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Happy Teachers :: Reader Comments

The Winter 2009 issue of YES! investigates how to be happy … sustainably. We asked you about happiness in the classroom and beyond. Here is what your colleagues say:

What gives you the greatest joy as a teacher?

What sustains your happiness in and outside of the classroom?


Mural in a primary school in Chiapas, photo by Aaron Cain

For the past 8 years, seeing how the kids I teach have become role models for my daughter has been inspirational.
Traveling in the summer, and the physical and mental outlets from outdoor sports sustains me.
Enrique Chee, high school physics teacher, 18 years in the classroom

 

The greatest joy for me is watching reluctant and distant learners find their voice, passion, and curiosity. It thrills me when the "light bulb" goes on and I know I have helped electrify the situation.
At the end of the day, it's all about the positive relationships and the powerful learning. That is happiness for me.
Barry Hoonan, 5/6th grade teacher, 27 years in the classroom

 

Seeing those aha! moments for my students makes me happiest as a teacher.
Working with great colleagues, and coming home to a family who loves you no matter what, keeps me going.
Liz Finin, middle school english teacher and former ELL educator, 20 years in the classroom

 

I love seeing kids make connections and apply what they are learning to their world.
I learned early on in my teaching career that I was happiest if I was taking care of myself. I try to get enough sleep, make sure to exercise, and have goals to keep me motivated.
Elizabeth Vroom, middle school science teacher, 9 years in the classroom

 

The other day I received a thank you card from a 75-year-old high school teacher with whom I have been working this fall. Her sparkling enthusiasm gives me hope every day.
Hope, dreams, and good will that can transpire to all people and learners are what keep me happy.
Kevin Teutsch, technology educator and former middle school social studies and english teacher, 31 years in the classroom

 

My greatest professional joy occurs when my students tell me they look forward to my class all day long.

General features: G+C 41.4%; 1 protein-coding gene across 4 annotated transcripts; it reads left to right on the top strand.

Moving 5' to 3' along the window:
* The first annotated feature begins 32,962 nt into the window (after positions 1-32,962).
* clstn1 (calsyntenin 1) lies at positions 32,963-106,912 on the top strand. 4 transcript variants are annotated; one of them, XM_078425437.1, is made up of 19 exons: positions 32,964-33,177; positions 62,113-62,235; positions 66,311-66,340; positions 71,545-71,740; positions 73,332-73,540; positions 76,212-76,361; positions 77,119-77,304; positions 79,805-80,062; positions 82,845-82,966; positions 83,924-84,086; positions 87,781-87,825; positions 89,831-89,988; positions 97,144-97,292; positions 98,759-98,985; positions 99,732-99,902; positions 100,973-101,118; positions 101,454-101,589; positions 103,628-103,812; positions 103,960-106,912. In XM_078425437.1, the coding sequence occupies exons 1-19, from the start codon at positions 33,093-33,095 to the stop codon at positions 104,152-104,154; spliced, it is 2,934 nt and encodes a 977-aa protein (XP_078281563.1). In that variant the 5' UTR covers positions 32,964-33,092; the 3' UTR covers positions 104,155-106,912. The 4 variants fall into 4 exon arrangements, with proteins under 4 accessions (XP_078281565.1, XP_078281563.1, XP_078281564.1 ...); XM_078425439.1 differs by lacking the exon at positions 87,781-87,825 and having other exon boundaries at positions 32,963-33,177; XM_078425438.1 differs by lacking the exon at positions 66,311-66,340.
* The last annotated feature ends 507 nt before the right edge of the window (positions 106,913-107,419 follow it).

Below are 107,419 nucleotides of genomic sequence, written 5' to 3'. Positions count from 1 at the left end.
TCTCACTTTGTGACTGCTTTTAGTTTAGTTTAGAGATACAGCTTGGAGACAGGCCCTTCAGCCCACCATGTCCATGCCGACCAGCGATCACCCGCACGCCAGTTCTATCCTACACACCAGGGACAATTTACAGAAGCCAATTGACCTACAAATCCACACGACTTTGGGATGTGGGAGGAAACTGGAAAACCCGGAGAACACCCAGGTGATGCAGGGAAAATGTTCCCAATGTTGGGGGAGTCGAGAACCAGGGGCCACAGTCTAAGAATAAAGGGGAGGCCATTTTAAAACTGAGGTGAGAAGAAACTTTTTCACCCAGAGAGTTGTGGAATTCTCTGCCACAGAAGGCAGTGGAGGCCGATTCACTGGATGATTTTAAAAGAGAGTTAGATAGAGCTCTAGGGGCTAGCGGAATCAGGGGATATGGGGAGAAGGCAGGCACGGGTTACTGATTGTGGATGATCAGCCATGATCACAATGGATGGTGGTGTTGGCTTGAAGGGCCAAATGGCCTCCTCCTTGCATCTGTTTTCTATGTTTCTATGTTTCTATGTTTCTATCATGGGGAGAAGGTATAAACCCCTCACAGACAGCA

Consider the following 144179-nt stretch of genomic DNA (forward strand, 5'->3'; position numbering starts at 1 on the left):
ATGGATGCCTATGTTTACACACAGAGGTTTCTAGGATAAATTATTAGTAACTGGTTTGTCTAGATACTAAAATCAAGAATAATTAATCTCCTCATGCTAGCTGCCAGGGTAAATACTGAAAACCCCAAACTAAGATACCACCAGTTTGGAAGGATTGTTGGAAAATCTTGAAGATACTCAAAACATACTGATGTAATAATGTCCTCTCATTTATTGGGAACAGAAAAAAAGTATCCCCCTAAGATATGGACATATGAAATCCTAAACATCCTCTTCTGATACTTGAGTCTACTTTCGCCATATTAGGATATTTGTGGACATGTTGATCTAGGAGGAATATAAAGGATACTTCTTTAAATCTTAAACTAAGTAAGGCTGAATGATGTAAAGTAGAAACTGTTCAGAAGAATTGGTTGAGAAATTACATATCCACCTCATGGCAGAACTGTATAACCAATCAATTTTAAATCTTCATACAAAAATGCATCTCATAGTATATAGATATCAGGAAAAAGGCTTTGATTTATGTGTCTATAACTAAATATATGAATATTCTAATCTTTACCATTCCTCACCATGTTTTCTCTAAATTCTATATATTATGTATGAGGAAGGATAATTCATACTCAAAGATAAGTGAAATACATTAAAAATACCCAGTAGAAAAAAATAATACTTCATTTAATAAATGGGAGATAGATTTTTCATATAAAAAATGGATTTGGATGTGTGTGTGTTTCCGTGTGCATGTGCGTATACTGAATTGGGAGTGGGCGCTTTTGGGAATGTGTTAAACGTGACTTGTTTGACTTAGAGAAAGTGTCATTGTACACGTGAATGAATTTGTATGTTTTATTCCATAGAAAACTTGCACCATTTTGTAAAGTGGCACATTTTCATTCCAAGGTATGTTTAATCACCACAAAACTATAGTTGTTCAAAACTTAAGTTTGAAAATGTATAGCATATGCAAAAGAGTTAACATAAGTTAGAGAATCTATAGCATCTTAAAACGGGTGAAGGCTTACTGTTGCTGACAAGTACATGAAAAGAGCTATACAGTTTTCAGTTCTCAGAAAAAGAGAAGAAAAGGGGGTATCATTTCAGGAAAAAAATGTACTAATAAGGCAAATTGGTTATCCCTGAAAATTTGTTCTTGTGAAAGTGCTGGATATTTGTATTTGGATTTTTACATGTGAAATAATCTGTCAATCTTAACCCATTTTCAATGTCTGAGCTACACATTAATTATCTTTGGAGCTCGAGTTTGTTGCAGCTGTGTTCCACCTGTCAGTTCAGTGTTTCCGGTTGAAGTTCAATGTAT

The intellectual challenge my job provides me keeps my back to the whiteboard facing each class with a sense of joy, excitement, and satisfaction.
Amy Fineburg, high school psychology teacher, 14 years in the classroom

 

Knowing that I’ve made a significant difference in their lives, not just in their learning is my greatest joy.
Knowing that I still have a place in their hearts, as they do in mine (from their graduation announcements, wedding invitations, and baby announcements, to those of their children) keeps me happy.
Anna Unkovich, middle, high school, and university educator, 35 years in the classroom

 

I enjoy the ongoing contact … the pictures … heck, some of them even look older than I do!
For me, athletics has been a big part of it … coaching, officiating, attending the meets. I even hold a record for attending every NCAA Indoor Championship Meet (track and field), since they started in Detroit in 1965.
Kermit, former middle school and high school teacher, 97 years old

 

The greatest joy for me as a teacher is the moments when I know I have made a difference in someone’s life. Outside of the classroom, I sustain my happiness by thinking of ways to do it again.
Brian Moon, music education, teacher candidate

 

The relationships that are made after spending so much time together give me the greatest joy. Watching a child learn and discover new things, a smile, a hug, being presented with a careful drawing that says “School is cool” are all things that make me believe that I have the best job in the world.
Being fed with love, warmth, understanding, and fun by all of the relationships in my life is the foundation of what keeps me going.
Peggy Koivu, first grade teacher, 31 years in the classroom


snapshot of October Education Connection 2008 Newsletter


The Teacher Comments above were made in response to our October 2008 YES! Education Connection newsletter

Read the newsletter: Conversations of Courage

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